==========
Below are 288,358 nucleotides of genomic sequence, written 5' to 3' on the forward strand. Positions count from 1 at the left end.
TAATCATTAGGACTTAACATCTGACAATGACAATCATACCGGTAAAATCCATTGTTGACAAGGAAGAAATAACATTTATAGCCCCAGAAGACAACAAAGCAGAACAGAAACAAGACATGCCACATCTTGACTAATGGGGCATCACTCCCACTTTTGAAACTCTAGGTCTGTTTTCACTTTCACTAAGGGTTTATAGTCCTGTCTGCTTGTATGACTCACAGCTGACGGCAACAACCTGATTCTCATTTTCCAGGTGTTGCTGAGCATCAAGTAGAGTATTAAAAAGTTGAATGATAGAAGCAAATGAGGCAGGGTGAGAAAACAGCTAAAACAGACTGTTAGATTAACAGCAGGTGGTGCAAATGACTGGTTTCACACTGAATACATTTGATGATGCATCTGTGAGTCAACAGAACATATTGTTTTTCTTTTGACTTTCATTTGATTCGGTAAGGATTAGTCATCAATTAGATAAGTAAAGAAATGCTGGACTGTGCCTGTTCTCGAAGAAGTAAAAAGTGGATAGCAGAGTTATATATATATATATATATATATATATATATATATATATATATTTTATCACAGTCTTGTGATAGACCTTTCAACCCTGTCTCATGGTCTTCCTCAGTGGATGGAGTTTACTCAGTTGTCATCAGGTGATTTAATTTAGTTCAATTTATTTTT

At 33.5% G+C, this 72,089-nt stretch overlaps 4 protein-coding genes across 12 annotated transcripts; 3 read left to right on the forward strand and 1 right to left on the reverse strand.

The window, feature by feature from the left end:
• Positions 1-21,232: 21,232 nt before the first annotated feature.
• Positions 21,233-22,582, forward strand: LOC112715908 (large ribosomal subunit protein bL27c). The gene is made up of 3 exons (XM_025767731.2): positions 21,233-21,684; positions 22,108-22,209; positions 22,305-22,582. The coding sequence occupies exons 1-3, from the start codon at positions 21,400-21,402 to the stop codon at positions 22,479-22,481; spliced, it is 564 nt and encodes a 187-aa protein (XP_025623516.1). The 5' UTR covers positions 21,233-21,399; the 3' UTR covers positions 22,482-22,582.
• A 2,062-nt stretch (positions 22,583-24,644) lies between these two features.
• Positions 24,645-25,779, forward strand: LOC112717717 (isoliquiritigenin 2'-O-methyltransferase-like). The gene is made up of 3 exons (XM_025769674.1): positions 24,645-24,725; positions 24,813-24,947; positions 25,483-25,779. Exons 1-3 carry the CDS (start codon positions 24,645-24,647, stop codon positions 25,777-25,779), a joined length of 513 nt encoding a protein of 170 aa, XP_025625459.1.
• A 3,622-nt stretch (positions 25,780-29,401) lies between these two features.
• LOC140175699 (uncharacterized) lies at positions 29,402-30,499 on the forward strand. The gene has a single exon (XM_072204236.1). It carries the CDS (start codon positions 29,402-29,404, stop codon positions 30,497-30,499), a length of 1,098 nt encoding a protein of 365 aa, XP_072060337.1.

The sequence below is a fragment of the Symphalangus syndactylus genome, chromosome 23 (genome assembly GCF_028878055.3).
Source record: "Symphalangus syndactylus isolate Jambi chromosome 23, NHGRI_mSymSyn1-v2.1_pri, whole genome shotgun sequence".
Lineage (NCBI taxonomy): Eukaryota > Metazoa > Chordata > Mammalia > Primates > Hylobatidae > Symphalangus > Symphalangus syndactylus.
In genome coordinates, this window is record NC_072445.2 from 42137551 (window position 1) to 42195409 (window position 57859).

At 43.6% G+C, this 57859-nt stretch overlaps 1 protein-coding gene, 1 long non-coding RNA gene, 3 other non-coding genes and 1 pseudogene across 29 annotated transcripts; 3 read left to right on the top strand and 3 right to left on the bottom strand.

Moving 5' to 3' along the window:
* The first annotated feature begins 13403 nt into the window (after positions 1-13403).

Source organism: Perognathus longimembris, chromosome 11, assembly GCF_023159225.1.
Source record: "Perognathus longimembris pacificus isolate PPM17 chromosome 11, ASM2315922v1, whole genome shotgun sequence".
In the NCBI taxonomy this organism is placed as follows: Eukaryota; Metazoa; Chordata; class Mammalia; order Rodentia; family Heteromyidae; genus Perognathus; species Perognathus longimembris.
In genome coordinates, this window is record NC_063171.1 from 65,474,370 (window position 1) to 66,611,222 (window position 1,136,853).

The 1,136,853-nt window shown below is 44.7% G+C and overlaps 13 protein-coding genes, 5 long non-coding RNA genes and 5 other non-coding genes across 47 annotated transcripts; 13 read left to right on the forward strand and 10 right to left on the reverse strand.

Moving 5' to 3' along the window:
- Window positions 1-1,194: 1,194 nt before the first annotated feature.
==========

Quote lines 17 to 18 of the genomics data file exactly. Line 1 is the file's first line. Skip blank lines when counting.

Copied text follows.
* The first annotated feature begins 13403 nt into the window (after positions 1-13403).

Source organism: Perognathus longimembris, chromosome 11, assembly GCF_023159225.1.